Recycled water Treatment process:
The Purple Pipe Company obtains its water from the Regional Water Quality Control Plant in Palo Alto. The Regional Water Quality Control Plant is owned and operated by the City of Palo Alto for the communities of Palo Alto, Los Altos, Los Altos Hills, Mountain View, Stanford University and the East Palo Alto Sanitary District. The plant is an advanced treatment facility that uses gravity settling, biological treatment with microorganisms and dual media filtration to remove unwanted organic materials and toxins from the approximately 22 million gallons a day of wastewater generated by the service area’s 220,000 residents. The plant’s treated effluent meets all of the stringent requirements for discharge to the sensitive South San Francisco Bay.
Primary treatment (screening and sedimentation) is a gravity process that allows solid matter to either float to the top or settle to the bottom and is then removed.
Secondary treatment (biological treatment) uses bacteria to digest dissolved organic matter and small waste particles that are too light to settle out. As these bacteria eat and grow, they fall to the bottom, leaving water that is at least 95 percent pure.
Tertiary treatment (u/v and chlorine) uses a multi-layered filter bed (sand and coal) to remove any remaining suspended particles. Then water receives U/V treatment and then gets disinfected with chlorine, which destroys bacteria, viruses, and other pathogens. The water is 99 percent pure at this state and meets or exceeds many drinking water standards.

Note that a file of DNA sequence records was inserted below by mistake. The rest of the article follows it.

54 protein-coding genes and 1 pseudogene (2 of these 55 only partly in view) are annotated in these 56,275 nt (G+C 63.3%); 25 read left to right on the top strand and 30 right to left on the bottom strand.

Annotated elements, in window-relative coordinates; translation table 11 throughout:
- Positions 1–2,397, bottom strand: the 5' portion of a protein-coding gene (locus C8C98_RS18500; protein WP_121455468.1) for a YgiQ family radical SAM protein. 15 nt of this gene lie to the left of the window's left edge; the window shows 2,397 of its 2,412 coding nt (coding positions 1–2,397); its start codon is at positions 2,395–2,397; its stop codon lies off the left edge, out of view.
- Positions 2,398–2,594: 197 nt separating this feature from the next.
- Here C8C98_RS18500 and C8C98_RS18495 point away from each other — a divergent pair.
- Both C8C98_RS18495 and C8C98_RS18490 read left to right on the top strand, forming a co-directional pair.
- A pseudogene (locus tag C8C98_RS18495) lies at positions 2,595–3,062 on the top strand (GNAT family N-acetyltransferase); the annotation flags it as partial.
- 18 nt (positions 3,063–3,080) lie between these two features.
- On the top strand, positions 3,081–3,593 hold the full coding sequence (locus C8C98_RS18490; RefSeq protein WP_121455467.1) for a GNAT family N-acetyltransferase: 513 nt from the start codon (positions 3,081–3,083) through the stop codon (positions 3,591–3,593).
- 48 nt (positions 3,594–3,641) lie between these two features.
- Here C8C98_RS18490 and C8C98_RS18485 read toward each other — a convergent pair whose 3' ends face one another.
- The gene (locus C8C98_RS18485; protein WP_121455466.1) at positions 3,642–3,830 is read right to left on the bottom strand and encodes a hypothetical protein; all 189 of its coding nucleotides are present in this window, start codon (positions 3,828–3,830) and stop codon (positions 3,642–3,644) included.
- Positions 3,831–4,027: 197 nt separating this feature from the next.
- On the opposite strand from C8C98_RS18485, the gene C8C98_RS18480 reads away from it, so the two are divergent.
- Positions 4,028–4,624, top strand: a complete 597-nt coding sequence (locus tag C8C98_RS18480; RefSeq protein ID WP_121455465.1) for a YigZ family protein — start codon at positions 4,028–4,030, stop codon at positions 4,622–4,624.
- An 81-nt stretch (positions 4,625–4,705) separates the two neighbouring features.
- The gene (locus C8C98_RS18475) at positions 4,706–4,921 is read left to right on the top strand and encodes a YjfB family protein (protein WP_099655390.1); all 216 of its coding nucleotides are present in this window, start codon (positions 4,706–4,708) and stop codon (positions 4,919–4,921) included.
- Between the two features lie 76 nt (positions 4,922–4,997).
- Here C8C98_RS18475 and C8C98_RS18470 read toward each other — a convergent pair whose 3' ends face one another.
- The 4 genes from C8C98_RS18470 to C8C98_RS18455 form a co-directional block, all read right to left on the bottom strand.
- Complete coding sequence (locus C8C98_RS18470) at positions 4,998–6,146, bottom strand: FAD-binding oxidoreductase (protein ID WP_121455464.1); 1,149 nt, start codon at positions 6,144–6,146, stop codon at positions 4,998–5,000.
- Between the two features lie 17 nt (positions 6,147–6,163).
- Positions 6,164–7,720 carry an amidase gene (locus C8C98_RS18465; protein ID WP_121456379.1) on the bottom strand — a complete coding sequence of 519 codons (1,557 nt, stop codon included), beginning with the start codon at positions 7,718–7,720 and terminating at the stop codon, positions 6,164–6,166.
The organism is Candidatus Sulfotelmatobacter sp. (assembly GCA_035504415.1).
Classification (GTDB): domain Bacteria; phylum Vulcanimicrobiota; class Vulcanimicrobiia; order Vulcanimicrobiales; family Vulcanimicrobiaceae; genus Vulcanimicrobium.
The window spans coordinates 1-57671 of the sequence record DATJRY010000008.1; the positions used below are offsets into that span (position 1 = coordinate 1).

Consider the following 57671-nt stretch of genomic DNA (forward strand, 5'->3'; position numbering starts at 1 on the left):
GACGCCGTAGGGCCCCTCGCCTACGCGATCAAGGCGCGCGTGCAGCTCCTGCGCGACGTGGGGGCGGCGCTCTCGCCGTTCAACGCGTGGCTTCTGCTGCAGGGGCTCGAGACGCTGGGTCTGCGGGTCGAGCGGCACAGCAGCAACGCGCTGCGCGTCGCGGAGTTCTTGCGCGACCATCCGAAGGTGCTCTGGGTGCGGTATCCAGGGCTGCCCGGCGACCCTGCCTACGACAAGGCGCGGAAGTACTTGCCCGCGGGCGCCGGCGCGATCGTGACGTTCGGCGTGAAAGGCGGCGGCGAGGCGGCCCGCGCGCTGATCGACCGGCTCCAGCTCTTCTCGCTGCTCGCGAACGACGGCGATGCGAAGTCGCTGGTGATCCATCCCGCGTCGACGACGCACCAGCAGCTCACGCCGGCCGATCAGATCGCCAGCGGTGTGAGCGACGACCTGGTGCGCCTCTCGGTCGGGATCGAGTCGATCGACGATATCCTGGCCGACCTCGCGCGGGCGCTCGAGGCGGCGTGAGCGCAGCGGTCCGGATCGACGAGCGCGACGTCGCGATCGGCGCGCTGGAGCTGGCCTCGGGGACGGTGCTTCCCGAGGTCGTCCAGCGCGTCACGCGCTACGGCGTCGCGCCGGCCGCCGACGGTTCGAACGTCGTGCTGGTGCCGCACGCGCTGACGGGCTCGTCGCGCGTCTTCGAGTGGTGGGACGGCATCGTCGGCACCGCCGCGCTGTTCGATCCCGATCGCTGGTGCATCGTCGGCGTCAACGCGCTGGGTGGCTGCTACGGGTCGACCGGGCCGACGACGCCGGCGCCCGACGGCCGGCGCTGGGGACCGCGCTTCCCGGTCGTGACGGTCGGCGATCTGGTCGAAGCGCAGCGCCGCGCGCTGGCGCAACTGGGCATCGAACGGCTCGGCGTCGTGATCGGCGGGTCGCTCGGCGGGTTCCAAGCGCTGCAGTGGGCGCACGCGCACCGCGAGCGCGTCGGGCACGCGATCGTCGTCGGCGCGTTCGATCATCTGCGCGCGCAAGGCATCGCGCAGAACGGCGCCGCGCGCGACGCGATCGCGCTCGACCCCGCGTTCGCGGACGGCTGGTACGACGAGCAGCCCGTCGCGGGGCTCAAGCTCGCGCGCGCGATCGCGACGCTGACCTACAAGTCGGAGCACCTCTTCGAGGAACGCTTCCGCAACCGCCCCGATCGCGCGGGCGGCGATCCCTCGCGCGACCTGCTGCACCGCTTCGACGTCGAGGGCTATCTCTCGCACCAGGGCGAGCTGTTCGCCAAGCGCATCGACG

For more information regarding the treatment process, please visit the Palo Alto Regional Water Quality Control Plant’s website.
Dual Media Filtration: filters out particles in the water using different types of filter media, usually sand and finely granulated anthracite (a type of coal).
Granular Activated Carbon (GAC): is a form of carbon that is processed to be porous, with large surface area for absorption and chemical reactions. GAC can remove halogenated compounds containing chlorine and fluorine, organic contaminants, odor, and taste.
Micro-filtration (MF): filters out contaminants from water using semi-permeable membranes. MF membranes can remove particles as small as bacteria. Ultra-filtration (UF) membranes have smaller pore sizes and can remove particles as small as viruses and proteins. The Palo Alto Regional Water Quality Control Plant may implement MF or UF in the future.
Reverse Osmosis (RO): removes dissolves salts and most contaminants from water. Pressure forces the water through a semi-permeable membrane that transmits the water but stops most contaminates from passing through. RO membranes have smaller pore sizes than micro-filtration and ultra-filtration membranes.
Advanced Oxidation Process (AOP): breaks down organic contaminants in the water by oxidation. AOPs typically use hydrogen peroxide (H2O2) and ultra-violet (u/v) light.
Soil Aquifer Treatment (SAT): occurs when recycled water travels through the ground and is purified by the physical, chemical, and biological processes that naturally occur in the soil.